A popular investment strategy is to buy quality stocks and plan to hold them forever. The buy-and-hold strategy became popular because it works well -- sometimes.
From 1982 to 2000, buying and holding delivered exceptional returns. At other times, the results are nothing short of disastrous. Bank stocks offer an example of the latter case.
In 2006, Bank of America (NYSE: BAC) was one of the world's largest banks, with a profitable mortgage originating division. It seemed like the perfect company for a buy-and-hold investor, with the ability to earn steady profits from mortgage servicing rights and other banking operations. BAC began trading down as home prices peaked despite assurances from many analysts and policymakers that the housing market did not present a risk to the overall economy.
BAC has gained 500% since March 2009. Despite that gain, the stock remains more than 65% below its 2006 high, and long-term buy-and-hold investors are still showing losses. Anyone who bought the stock before May 2010 still has a loss on their position. Investors who bought in 2008 or earlier are also likely to be showing a loss.
Some buy-and-hold investors will point out that the dangers of individual stocks can be avoided with index funds. But the chart of the PowerShares QQQ (Nasdaq: QQQ) exchange-traded fund (ETF) demonstrates that indexes are not always a way to preserve wealth.
In addition to having all of the downside of a bear market, index funds place a limit on an investor's potential upside. They are guaranteed to achieve mediocre results since they're designed to track the market, not beat it.
We believe these types of results can be avoided by following a strategy we think of as "buy and hold until something important changes."
In the case of BAC, the real estate market and global credit crisis presented significant changes to its operating environment, and selling when these changes were evident would have avoided a large part of the losses.
Investors buying QQQ near its peak in 2000 were expecting to be rewarded because the Internet was about to change the world, as online commerce would replace all physical stores. By the time it became evident that would not happen, investors already had large losses. In this case, the technical picture changed in QQQ as the ETF fell below long-term moving averages in the middle of 2000 and gave numerous sell signals.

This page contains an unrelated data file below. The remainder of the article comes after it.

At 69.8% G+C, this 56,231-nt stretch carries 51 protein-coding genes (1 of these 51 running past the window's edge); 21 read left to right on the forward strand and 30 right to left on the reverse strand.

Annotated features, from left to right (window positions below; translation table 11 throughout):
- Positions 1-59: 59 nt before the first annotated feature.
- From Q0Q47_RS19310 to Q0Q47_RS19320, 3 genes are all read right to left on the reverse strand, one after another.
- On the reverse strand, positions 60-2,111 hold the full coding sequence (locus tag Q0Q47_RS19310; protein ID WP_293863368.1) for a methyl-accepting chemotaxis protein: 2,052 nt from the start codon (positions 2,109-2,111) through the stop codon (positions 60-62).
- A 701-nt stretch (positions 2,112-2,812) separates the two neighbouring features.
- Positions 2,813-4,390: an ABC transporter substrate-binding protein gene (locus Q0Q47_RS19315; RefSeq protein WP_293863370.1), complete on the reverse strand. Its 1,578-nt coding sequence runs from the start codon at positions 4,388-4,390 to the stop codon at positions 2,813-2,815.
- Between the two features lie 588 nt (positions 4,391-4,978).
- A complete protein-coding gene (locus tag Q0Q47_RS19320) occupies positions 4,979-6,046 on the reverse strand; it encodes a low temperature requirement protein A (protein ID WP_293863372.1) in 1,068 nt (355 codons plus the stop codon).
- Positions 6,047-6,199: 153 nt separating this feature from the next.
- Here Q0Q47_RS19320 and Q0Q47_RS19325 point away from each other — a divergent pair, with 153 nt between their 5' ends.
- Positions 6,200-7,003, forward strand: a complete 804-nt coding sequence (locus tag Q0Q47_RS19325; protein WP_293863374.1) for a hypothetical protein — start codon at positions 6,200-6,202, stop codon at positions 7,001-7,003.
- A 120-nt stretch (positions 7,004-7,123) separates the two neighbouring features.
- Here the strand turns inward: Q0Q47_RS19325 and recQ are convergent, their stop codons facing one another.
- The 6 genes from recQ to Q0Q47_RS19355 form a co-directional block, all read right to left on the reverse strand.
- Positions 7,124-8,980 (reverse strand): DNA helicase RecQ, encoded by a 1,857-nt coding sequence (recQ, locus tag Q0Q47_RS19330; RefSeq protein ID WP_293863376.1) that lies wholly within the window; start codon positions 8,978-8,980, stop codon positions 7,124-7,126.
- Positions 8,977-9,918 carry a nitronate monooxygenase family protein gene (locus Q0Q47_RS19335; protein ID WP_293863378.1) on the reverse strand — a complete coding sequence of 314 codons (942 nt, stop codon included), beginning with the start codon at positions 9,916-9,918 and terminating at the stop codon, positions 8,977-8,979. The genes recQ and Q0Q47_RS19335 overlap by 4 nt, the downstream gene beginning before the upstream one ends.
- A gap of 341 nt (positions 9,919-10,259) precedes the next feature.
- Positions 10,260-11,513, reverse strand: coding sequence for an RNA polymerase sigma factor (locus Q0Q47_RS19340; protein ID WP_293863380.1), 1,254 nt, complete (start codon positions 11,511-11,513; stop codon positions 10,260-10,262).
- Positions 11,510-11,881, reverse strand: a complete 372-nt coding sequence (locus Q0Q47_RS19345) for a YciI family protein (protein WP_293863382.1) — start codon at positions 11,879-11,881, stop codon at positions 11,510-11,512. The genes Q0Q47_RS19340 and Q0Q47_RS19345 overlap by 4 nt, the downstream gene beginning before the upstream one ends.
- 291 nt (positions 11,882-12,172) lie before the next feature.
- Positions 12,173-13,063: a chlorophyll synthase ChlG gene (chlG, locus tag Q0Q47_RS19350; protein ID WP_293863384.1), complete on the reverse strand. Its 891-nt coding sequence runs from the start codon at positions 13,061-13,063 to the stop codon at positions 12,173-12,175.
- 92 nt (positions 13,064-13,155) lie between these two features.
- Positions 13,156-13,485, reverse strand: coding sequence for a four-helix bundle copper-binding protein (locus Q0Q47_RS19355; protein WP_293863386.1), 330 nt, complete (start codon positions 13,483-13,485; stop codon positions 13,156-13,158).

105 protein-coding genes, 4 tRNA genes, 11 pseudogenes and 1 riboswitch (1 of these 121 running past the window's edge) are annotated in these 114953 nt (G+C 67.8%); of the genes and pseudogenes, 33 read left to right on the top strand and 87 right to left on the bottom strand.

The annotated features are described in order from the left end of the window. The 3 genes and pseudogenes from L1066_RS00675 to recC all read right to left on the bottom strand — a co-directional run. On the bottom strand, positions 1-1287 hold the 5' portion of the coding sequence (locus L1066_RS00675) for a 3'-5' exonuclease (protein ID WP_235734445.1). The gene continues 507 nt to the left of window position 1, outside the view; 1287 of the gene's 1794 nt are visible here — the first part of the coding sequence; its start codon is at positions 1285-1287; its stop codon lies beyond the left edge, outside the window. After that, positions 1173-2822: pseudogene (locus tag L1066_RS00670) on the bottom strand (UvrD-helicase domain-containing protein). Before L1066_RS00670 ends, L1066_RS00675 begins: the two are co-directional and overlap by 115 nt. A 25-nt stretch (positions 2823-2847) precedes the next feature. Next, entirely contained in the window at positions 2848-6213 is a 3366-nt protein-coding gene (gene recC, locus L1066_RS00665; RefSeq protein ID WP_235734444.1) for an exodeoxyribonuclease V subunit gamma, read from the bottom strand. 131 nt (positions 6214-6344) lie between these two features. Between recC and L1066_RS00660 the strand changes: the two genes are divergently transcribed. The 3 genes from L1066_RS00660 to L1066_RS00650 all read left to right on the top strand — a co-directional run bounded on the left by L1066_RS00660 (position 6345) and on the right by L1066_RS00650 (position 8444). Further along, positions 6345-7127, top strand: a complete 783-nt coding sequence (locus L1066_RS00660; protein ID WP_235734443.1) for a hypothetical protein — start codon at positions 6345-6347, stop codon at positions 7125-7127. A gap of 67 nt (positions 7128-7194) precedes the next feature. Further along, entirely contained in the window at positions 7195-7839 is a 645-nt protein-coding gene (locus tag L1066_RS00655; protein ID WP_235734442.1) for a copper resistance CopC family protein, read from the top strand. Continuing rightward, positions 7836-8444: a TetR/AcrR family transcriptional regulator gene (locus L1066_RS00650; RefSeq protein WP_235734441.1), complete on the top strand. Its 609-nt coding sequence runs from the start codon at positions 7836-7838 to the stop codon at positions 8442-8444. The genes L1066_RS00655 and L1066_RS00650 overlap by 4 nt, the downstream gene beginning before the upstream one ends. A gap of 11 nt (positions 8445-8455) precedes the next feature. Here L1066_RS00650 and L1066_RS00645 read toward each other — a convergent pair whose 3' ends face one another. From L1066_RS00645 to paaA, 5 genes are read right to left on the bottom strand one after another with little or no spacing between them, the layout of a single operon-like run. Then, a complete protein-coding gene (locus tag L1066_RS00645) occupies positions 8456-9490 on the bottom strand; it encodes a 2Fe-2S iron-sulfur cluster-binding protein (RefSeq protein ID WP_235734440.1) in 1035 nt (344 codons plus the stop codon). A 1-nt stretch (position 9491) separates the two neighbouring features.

Rather than selling when something important changes, many investors stick with their original beliefs and view dips as buying opportunities. In hindsight, they often discover that fighting against the facts can become an expensive battle to wage.
In our work, we understand that every single position we open will eventually need to be closed. If we buy a stock, it might need to be sold when the relative strength (RS) changes or when fundamental measures like growth in cash flow slow significantly.
Planning to sell is consistent with the advice of value investors like Peter Lynch, the superstar manager of the Fidelity Magellan Fund for many years. Lynch advised understanding the reason you are buying a stock and keeping the rationale for the buy simple enough to fit on one side of a small index card. When the reasons you bought are no longer true, it is time to sell.
Action to Take --> Following this strategy will rarely help you get out at the top. But it should help you avoid the kind of losses that threatened the financial security of many individuals in bear markets that began in 2000 and 2008. We don't know when the next bear market will begin, but we do know that we will be looking for the change in economic, fundamental and technical conditions that accompany bear markets, and we will react to those changes rather than letting losses grow. Define what will cause you to sell each of your holdings and plan to act when those conditions are met.
This article was originally published at ProfitableTrading.com:
A Buy-and-Hold Twist for When a 500% Gain Isn't Enough